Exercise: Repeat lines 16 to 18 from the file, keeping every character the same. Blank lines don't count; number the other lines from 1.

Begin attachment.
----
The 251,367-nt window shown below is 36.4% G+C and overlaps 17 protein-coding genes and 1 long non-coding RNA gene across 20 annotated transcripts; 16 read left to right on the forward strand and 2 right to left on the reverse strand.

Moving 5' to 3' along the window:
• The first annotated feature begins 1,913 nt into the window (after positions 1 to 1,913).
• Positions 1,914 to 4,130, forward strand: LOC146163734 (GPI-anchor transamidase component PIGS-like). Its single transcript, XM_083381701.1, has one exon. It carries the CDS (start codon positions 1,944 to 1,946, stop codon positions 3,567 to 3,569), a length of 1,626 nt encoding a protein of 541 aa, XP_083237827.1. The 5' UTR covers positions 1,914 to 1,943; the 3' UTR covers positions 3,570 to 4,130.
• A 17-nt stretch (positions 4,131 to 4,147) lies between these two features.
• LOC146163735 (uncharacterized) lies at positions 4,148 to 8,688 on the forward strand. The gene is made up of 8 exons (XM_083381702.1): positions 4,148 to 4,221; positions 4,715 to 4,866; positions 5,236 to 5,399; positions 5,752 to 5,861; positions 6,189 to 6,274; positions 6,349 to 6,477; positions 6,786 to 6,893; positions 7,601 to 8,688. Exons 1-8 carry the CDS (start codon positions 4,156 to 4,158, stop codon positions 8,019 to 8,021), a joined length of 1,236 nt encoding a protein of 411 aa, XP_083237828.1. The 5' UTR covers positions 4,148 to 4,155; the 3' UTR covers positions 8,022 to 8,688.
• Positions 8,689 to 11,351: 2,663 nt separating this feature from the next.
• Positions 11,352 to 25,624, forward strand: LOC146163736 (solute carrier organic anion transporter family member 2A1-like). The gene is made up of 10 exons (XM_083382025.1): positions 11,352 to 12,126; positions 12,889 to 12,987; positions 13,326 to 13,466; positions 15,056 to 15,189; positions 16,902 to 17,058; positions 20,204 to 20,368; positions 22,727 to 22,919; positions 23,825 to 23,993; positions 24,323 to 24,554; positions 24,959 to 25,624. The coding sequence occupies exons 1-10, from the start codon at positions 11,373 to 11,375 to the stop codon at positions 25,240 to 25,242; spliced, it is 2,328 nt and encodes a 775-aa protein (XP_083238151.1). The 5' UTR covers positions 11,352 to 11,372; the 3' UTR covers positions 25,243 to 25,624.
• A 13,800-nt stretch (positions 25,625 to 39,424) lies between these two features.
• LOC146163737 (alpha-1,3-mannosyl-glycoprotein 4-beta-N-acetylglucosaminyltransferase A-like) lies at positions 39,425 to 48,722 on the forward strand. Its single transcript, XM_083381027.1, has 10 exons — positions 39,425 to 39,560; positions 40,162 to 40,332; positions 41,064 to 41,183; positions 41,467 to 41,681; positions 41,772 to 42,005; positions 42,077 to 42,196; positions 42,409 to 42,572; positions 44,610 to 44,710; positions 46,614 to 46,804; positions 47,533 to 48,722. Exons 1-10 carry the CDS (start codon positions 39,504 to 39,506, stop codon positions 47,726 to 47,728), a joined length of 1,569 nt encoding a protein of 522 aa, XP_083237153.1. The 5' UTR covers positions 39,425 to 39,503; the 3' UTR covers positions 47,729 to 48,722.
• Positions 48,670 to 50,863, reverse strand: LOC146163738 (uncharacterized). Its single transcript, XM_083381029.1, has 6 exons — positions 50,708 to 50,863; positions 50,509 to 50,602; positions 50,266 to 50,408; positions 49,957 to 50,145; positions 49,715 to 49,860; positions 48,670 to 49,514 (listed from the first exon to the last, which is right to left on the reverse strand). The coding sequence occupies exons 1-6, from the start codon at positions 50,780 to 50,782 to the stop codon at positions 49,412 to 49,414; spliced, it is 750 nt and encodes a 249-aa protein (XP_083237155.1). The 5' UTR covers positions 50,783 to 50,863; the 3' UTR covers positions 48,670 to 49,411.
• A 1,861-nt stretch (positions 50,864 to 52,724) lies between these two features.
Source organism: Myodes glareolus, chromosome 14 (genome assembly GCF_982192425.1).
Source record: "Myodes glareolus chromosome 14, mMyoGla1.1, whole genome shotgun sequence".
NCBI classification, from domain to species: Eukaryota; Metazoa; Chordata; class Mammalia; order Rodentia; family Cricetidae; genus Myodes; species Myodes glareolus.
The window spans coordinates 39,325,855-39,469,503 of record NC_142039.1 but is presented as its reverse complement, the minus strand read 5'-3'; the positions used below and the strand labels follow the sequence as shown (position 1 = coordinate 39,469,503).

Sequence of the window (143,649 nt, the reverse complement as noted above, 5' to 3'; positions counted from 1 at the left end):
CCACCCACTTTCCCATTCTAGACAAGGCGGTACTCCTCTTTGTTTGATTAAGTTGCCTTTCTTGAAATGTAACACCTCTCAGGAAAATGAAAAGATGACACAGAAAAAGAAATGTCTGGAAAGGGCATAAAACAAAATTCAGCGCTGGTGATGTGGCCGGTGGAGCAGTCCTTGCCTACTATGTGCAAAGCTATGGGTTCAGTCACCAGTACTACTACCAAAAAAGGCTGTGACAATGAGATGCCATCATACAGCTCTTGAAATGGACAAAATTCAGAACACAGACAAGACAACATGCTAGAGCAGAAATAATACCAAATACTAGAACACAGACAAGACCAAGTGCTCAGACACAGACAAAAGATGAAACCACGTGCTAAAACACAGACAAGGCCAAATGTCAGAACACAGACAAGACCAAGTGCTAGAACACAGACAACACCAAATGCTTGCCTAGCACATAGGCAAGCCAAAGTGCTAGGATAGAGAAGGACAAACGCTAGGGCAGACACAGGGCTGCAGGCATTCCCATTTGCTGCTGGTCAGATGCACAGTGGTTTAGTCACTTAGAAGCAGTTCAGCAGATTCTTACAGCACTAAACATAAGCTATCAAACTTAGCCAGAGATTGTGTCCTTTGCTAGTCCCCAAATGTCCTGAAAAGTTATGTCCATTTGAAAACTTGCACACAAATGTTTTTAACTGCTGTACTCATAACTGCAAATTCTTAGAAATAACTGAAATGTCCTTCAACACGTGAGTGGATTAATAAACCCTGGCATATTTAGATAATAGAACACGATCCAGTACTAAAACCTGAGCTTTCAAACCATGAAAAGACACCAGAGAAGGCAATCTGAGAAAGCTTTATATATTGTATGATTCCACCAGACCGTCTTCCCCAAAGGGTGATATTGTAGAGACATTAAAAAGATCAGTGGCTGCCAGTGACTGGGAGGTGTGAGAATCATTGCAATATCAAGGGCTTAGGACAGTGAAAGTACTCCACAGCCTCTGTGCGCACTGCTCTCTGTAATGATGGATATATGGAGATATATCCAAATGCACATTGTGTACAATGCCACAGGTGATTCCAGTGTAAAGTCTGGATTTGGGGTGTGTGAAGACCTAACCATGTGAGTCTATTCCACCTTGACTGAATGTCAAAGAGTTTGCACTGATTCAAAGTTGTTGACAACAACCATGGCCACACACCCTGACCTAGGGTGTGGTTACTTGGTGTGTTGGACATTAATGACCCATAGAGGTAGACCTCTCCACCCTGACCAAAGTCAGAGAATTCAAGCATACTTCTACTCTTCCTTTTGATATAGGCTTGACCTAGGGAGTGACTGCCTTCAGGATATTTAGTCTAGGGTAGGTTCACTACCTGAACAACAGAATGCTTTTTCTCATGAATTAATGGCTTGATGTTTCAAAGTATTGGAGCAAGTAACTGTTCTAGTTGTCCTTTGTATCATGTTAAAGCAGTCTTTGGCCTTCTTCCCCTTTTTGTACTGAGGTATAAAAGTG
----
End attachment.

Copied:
The window spans coordinates 39,325,855-39,469,503 of record NC_142039.1 but is presented as its reverse complement, the minus strand read 5'-3'; the positions used below and the strand labels follow the sequence as shown (position 1 = coordinate 39,469,503).

Sequence of the window (143,649 nt, the reverse complement as noted above, 5' to 3'; positions counted from 1 at the left end):
CCACCCACTTTCCCATTCTAGACAAGGCGGTACTCCTCTTTGTTTGATTAAGTTGCCTTTCTTGAAATGTAACACCTCTCAGGAAAATGAAAAGATGACACAGAAAAAGAAATGTCTGGAAAGGGCATAAAACAAAATTCAGCGCTGGTGATGTGGCCGGTGGAGCAGTCCTTGCCTACTATGTGCAAAGCTATGGGTTCAGTCACCAGTACTACTACCAAAAAAGGCTGTGACAATGAGATGCCATCATACAGCTCTTGAAATGGACAAAATTCAGAACACAGACAAGACAACATGCTAGAGCAGAAATAATACCAAATACTAGAACACAGACAAGACCAAGTGCTCAGACACAGACAAAAGATGAAACCACGTGCTAAAACACAGACAAGGCCAAATGTCAGAACACAGACAAGACCAAGTGCTAGAACACAGACAACACCAAATGCTTGCCTAGCACATAGGCAAGCCAAAGTGCTAGGATAGAGAAGGACAAACGCTAGGGCAGACACAGGGCTGCAGGCATTCCCATTTGCTGCTGGTCAGATGCACAGTGGTTTAGTCACTTAGAAGCAGTTCAGCAGATTCTTACAGCACTAAACATAAGCTATCAAACTTAGCCAGAGATTGTGTCCTTTGCTAGTCCCCAAATGTCCTGAAAAGTTATGTCCATTTGAAAACTTGCACACAAATGTTTTTAACTGCTGTACTCATAACTGCAAATTCTTAGAAATAACTGAAATGTCCTTCAACACGTGAGTGGATTAATAAACCCTGGCATATTTAGATAATAGAACACGATCCAGTACTAAAACCTGAGCTTTCAAACCATGAAAAGACACCAGAGAAGGCAATCTGAGAAAGCTTTATATATTGTATGATTCCACCAGACCGTCTTCCCCAAAGGGTGATATTGTAGAGACATTAAAAAGATCAGTGGCTGCCAGTGACTGGGAGGTGTGAGAATCATTGCAATATCAAGGGCTTAGGACAGTGAAAGTACTCCACAGCCTCTGTGCGCACTGCTCTCTGTAATGATGGATATATGGAGATATATCCAAATGCACATTGTGTACAATGCCACAGGTGATTCCAGTGTAAAGTCTGGATTTGGGGTGTGTGAAGACCTAACCATGTGAGTCTATTCCACCTTGACTGAATGTCAAAGAGTTTGCACTGATTCAAAGTTGTTGACAACAACCATGGCCACACACCCTGACCTAGGGTGTGGTTACTTGGTGTGTTGGACATTAATGACCCATAGAGGTAGACCTCTCCACCCTGACCAAAGTCAGAGAATTCAAGCATACTTCTACTCTTCCTTTTGATATAGGCTTGACCTAGGGAGTGACTGCCTTCAGGATATTTAGTCTAGGGTAGGTTCACTACCTGAACAACAGAATGCTTTTTCTCATGAATTAATGGCTTGATGTTTCAAAGTATTGGAGCAAGTAACTGTTCTAGTTGTCCTTTGTATCATGTTAAAGCAGTCTTTGGCCTTCTTCCCCTTTTTGTACTGAGGTATAAAAGTG